Children's - Grade 4-6, Age 9-11
Make Way For BooksWhile this is meant to honor the role of the black soldier during World War I, the irony in some of the text's prose and the saturated dark illustrations bring it just short of a celebration. Jim Reese, the charismatic leader of the band of musical players, eventually-turned Harlem Hellfighters - the 369th Infantry Regiment, embodied the soulful passion, talent, bravery, courage, and plight of this regiment. Commitment to service looked the same no matter the professions they held -- porters, butlers, hotel doormen, or elevator operators. Intended for older readers, the poignant text and meaningful layout bring this noble group and their efforts into perspective. An important addition to poetry and diversity collections.
Publisher Summary"Lewis's poetics are perfectly complemented by Kelley's evocative pastel illustrations, which both inspire and unsettle." –New York Times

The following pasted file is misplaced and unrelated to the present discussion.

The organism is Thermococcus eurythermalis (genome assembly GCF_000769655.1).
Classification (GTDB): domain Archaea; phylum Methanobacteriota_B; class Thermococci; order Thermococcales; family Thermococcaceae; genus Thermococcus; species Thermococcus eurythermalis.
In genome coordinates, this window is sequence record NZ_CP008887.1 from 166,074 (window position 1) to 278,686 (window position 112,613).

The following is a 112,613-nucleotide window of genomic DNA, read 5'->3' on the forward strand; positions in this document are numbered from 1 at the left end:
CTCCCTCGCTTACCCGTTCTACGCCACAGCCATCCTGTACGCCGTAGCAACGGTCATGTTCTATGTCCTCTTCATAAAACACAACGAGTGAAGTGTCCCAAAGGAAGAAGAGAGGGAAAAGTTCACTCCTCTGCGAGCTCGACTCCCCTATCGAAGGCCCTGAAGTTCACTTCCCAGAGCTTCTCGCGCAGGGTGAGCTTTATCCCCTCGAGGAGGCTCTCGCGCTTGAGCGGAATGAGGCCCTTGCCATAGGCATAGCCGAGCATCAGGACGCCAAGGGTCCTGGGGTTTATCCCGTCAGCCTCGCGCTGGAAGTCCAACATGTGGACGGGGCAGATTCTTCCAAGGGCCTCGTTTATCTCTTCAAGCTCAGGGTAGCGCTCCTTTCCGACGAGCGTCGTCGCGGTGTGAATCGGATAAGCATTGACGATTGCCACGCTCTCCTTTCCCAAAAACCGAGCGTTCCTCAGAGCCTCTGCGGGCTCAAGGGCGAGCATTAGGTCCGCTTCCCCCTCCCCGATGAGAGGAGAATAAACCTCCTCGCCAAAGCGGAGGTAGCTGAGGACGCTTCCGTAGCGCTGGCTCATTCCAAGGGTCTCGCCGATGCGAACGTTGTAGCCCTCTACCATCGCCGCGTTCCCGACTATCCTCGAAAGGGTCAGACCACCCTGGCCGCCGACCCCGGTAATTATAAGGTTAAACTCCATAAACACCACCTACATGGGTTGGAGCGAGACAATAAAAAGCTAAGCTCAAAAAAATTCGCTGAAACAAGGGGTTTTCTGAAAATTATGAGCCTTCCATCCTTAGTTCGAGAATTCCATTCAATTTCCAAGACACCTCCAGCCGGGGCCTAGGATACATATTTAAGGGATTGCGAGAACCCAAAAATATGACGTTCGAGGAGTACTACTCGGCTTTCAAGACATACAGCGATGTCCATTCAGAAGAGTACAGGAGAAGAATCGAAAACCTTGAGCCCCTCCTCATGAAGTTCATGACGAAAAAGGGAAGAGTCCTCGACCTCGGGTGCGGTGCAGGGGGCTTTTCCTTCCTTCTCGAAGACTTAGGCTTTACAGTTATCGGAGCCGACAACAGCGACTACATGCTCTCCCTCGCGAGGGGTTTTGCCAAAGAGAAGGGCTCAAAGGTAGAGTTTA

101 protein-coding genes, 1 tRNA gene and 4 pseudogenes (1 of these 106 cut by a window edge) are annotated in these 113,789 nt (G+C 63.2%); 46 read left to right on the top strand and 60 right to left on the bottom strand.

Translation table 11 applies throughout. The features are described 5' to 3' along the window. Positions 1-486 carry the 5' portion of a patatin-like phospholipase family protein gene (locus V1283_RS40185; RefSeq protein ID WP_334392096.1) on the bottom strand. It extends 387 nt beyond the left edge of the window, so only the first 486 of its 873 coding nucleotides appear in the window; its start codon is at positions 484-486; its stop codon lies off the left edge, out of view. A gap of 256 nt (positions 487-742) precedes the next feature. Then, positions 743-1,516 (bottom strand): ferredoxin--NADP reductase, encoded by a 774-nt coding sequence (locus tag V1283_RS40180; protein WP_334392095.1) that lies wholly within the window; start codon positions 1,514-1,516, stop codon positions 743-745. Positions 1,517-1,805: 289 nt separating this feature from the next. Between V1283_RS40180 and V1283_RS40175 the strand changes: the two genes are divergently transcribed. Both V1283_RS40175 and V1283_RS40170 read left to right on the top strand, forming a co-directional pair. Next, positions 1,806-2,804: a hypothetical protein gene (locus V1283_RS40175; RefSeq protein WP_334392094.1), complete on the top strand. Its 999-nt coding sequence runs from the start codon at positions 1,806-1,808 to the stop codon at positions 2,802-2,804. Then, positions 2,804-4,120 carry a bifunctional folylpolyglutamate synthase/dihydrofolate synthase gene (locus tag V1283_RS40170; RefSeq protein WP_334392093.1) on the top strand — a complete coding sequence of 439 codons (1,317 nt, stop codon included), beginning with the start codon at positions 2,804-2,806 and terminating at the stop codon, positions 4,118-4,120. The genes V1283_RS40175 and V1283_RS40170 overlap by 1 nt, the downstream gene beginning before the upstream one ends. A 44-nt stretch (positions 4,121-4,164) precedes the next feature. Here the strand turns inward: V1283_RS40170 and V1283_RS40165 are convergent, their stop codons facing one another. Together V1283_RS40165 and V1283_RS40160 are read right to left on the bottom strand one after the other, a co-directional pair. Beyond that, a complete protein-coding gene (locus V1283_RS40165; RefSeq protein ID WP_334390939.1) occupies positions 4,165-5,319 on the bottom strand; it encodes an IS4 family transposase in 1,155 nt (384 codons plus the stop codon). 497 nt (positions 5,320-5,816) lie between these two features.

They went by many names, but the world came to know them best as the Harlem Hellfighters. Two thousand strong, these black Americans from New York picked up brass instruments—under the leadership of famed bandleader and lieutenant James Reese Europe—to take the musical sound of Harlem into the heart of war. From the creators of the 2012Boston Globe–Horn Book Award Honor Book, And the Soldiers Sang, this remarkable narrative nonfiction rendering of WWI -- and American -- history uses free-verse poetry and captivating art to tell century-old story of hellish combat, racist times, rare courage, and inspired music.
A regiment of African American soldiers from Harlem journeys across the Atlantic to fight alongside the French in World War I, inspiring a continent with their brand of jazz music.